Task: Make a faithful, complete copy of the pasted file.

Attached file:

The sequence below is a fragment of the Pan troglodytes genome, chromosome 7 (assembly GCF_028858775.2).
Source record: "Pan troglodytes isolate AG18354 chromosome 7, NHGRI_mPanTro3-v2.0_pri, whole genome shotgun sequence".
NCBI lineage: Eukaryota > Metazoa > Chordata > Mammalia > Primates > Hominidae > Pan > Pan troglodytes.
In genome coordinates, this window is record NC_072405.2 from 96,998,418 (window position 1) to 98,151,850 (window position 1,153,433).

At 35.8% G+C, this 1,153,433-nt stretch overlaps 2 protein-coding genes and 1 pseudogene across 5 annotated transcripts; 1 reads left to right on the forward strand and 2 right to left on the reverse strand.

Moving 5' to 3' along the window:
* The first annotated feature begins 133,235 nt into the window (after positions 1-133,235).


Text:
The sequence below is a fragment of the Pan troglodytes genome, chromosome 7 (assembly GCF_028858775.2).
Source record: "Pan troglodytes isolate AG18354 chromosome 7, NHGRI_mPanTro3-v2.0_pri, whole genome shotgun sequence".
NCBI lineage: Eukaryota > Metazoa > Chordata > Mammalia > Primates > Hominidae > Pan > Pan troglodytes.
In genome coordinates, this window is record NC_072405.2 from 96,998,418 (window position 1) to 98,151,850 (window position 1,153,433).

At 35.8% G+C, this 1,153,433-nt stretch overlaps 2 protein-coding genes and 1 pseudogene across 5 annotated transcripts; 1 reads left to right on the forward strand and 2 right to left on the reverse strand.

Moving 5' to 3' along the window:
* The first annotated feature begins 133,235 nt into the window (after positions 1-133,235).